Original Research ARTICLE
Measuring Chinese Middle School Students’ Motivation Using the Reduced Instructional Materials Motivation Survey (RIMMS): A Validation Study in the Adaptive Learning Setting
- 1SRI International, Menlo Park, CA, United States
- 2Kidaptive Inc., Redwood City, CA, United States
- 3Squirrel AI Learning by Yixue Education Group, Shanghai, China
Valid measures of student motivation can inform the design of learning environments to engage students and maximize learning gains. This study validates a measure of student motivation, the Reduced Instructional Materials Motivation Survey (RIMMS), with a sample of Chinese middle school students using an adaptive learning system in math. Participants were 429 students from 21 provinces in China. Their ages ranged from 14 to 17 years old, and most were in 9th grade. A confirmatory factor analysis (CFA) validated the RIMMS in this context by demonstrating that RIMMS responses retained the intended four-factor structure: attention, relevance, confidence, and satisfaction. To illustrate the utility of measuring student motivation, this study identifies factors of motivation that are strongest for specific student subgroups. Students who expected to attend elite high schools rated the adaptive learning system higher on all four RIMMS motivation factors compared to students who did not expect to attend elite high schools. Lower parental education levels were associated with higher ratings on three RIMMS factors. This study contributes to the field’s understanding of student motivation in adaptive learning settings.
Adaptive learning systems use various learning algorithms, such as machine learning and item response theories, to personalize the learning sequence for each student. Personalization is based on system-generated student learning profiles, which are informed by students’ performance on an initial knowledge diagnostic, and continuously updated with student usage data and learning behaviors. As students spend more time in the system, their learning profiles become more accurate and allow for greater personalization (Hauger and Köck, 2007, 355–60; Van Seters et al., 2012, 942–52). Well-known adaptive learning systems include Knewton, ALEKS, i-Ready, Achieve3000, and various cognitive tutor programs.
Studies show that adaptive learning systems are often effective at promoting student learning. A review found that 32 of 37 (86%) studies on the effects of adaptive learning reported positive learning achievement outcomes (Xie et al., 2019, 11). A comparison of 6,400 courses found that courses with adaptive assignments produce greater learning gains than courses without adaptive assignments (Bomash and Kish, 2015, 8–15). A large-scale effectiveness study found that an adaptive learning system improved the average student’s performance on an algebra proficiency exam by approximately 8 percentile points (Pane et al., 2014, 127). Another study found that over 2 years, personalized learning improved student mathematics performance, equivalent to a 3 percentile gain on a standardized assessment (Pane et al., 2017, 3).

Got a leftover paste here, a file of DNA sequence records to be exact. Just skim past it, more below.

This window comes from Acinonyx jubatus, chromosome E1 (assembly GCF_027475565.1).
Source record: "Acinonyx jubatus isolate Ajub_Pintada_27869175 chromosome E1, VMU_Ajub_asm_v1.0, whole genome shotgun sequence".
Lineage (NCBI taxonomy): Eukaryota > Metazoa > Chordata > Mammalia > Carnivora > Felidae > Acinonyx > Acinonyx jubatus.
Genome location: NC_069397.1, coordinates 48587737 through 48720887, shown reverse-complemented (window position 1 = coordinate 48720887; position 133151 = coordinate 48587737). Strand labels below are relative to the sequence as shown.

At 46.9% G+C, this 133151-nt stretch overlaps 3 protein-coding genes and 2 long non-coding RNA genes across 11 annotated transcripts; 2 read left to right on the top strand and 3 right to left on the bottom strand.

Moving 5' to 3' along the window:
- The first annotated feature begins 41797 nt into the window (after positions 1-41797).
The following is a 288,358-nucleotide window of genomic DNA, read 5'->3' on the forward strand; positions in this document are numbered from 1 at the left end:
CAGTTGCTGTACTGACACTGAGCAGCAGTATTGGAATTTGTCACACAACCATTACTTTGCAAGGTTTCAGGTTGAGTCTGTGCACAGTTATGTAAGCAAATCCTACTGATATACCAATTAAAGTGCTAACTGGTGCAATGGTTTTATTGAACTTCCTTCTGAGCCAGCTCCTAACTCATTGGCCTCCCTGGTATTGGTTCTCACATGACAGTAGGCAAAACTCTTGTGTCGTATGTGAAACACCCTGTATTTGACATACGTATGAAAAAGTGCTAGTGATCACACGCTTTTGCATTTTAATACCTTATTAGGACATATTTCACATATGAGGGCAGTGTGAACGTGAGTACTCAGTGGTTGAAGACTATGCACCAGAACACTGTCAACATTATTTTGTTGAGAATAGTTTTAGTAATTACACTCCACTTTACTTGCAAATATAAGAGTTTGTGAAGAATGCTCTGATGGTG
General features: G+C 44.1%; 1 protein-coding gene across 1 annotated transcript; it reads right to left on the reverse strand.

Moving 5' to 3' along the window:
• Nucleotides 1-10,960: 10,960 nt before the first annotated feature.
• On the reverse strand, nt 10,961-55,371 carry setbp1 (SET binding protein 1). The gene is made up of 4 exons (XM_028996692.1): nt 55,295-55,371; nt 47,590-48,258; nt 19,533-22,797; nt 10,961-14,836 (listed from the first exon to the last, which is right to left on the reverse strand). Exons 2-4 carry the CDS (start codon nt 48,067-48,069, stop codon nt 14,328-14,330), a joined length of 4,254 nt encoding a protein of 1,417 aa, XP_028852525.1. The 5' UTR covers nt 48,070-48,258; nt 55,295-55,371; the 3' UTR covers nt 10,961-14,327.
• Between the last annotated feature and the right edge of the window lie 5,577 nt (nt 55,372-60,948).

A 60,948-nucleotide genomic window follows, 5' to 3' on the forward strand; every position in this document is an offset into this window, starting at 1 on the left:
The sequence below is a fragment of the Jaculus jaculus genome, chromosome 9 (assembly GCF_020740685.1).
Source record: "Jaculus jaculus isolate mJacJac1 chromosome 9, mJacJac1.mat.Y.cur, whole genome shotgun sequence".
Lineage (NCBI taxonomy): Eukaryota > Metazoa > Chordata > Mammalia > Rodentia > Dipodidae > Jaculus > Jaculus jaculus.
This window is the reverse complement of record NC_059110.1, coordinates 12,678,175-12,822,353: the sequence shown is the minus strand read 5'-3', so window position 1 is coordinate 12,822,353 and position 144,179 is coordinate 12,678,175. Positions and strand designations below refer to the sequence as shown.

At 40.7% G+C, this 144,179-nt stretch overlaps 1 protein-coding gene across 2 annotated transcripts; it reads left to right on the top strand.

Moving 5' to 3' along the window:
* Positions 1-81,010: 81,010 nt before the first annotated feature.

The extent to which students benefit from adaptive learning systems may depend in part on their experiences of motivation while using such systems. Student motivation influences both the learning process and its outcomes (Pintrich and de Groot, 1990, 33–40; Zimmerman et al., 1992, 663–76; Carini et al., 2006, 1–32; Glanville and Wildhagen, 2007, 1019–41; Kuh et al., 2007, 1–5). Unfortunately, students’ motivation tends to decline as they progress through K-12 educational systems (Christidou, 2011). This decline has been linked to educational systems’ inadequate fulfillment of students’ needs for autonomy, self-efficacy, and relevance in their learning (Gnambs and Hanfstingl, 2016, 1698–1712). To prevent or reverse this trend, it is vital to understand where motivation is lost and for whom. Measuring student motivation may improve adaptive learning systems by enhancing the accuracy of student learning profiles, the basis for personalization.